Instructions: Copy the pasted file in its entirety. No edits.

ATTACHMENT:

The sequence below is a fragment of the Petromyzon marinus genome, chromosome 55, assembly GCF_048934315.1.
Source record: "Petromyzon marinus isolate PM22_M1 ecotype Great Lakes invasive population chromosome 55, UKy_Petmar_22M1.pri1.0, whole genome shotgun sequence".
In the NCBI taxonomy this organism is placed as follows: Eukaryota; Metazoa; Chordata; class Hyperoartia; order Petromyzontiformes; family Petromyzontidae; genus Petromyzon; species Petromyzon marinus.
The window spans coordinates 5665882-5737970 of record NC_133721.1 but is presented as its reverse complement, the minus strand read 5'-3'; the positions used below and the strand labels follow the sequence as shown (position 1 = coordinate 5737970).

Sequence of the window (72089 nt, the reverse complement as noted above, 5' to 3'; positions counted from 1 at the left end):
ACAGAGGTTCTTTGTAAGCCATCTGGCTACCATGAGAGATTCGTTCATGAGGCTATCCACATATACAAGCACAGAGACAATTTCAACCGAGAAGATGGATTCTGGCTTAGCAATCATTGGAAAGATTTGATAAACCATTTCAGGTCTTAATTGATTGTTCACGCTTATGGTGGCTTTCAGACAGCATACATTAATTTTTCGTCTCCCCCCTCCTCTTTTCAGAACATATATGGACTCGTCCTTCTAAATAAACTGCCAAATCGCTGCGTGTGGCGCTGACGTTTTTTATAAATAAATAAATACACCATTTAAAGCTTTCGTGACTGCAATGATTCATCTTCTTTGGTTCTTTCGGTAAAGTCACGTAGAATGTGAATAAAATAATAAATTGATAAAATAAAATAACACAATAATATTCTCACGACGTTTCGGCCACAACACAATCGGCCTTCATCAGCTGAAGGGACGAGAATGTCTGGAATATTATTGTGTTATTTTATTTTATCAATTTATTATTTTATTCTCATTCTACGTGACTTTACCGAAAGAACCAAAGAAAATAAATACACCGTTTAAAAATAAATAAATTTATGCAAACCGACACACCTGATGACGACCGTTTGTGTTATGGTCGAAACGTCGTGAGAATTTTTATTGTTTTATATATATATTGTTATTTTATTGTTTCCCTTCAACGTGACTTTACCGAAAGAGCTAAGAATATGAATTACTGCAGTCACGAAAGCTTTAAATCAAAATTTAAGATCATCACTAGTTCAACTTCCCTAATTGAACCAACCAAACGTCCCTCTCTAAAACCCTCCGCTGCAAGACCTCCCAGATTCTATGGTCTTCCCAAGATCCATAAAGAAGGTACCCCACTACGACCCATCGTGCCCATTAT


The sequence below is a fragment of the Petromyzon marinus genome, chromosome 55, assembly GCF_048934315.1.
Source record: "Petromyzon marinus isolate PM22_M1 ecotype Great Lakes invasive population chromosome 55, UKy_Petmar_22M1.pri1.0, whole genome shotgun sequence".
In the NCBI taxonomy this organism is placed as follows: Eukaryota; Metazoa; Chordata; class Hyperoartia; order Petromyzontiformes; family Petromyzontidae; genus Petromyzon; species Petromyzon marinus.
The window spans coordinates 5665882-5737970 of record NC_133721.1 but is presented as its reverse complement, the minus strand read 5'-3'; the positions used below and the strand labels follow the sequence as shown (position 1 = coordinate 5737970).

Sequence of the window (72089 nt, the reverse complement as noted above, 5' to 3'; positions counted from 1 at the left end):
ACAGAGGTTCTTTGTAAGCCATCTGGCTACCATGAGAGATTCGTTCATGAGGCTATCCACATATACAAGCACAGAGACAATTTCAACCGAGAAGATGGATTCTGGCTTAGCAATCATTGGAAAGATTTGATAAACCATTTCAGGTCTTAATTGATTGTTCACGCTTATGGTGGCTTTCAGACAGCATACATTAATTTTTCGTCTCCCCCCTCCTCTTTTCAGAACATATATGGACTCGTCCTTCTAAATAAACTGCCAAATCGCTGCGTGTGGCGCTGACGTTTTTTATAAATAAATAAATACACCATTTAAAGCTTTCGTGACTGCAATGATTCATCTTCTTTGGTTCTTTCGGTAAAGTCACGTAGAATGTGAATAAAATAATAAATTGATAAAATAAAATAACACAATAATATTCTCACGACGTTTCGGCCACAACACAATCGGCCTTCATCAGCTGAAGGGACGAGAATGTCTGGAATATTATTGTGTTATTTTATTTTATCAATTTATTATTTTATTCTCATTCTACGTGACTTTACCGAAAGAACCAAAGAAAATAAATACACCGTTTAAAAATAAATAAATTTATGCAAACCGACACACCTGATGACGACCGTTTGTGTTATGGTCGAAACGTCGTGAGAATTTTTATTGTTTTATATATATATTGTTATTTTATTGTTTCCCTTCAACGTGACTTTACCGAAAGAGCTAAGAATATGAATTACTGCAGTCACGAAAGCTTTAAATCAAAATTTAAGATCATCACTAGTTCAACTTCCCTAATTGAACCAACCAAACGTCCCTCTCTAAAACCCTCCGCTGCAAGACCTCCCAGATTCTATGGTCTTCCCAAGATCCATAAAGAAGGTACCCCACTACGACCCATCGTGCCCATTAT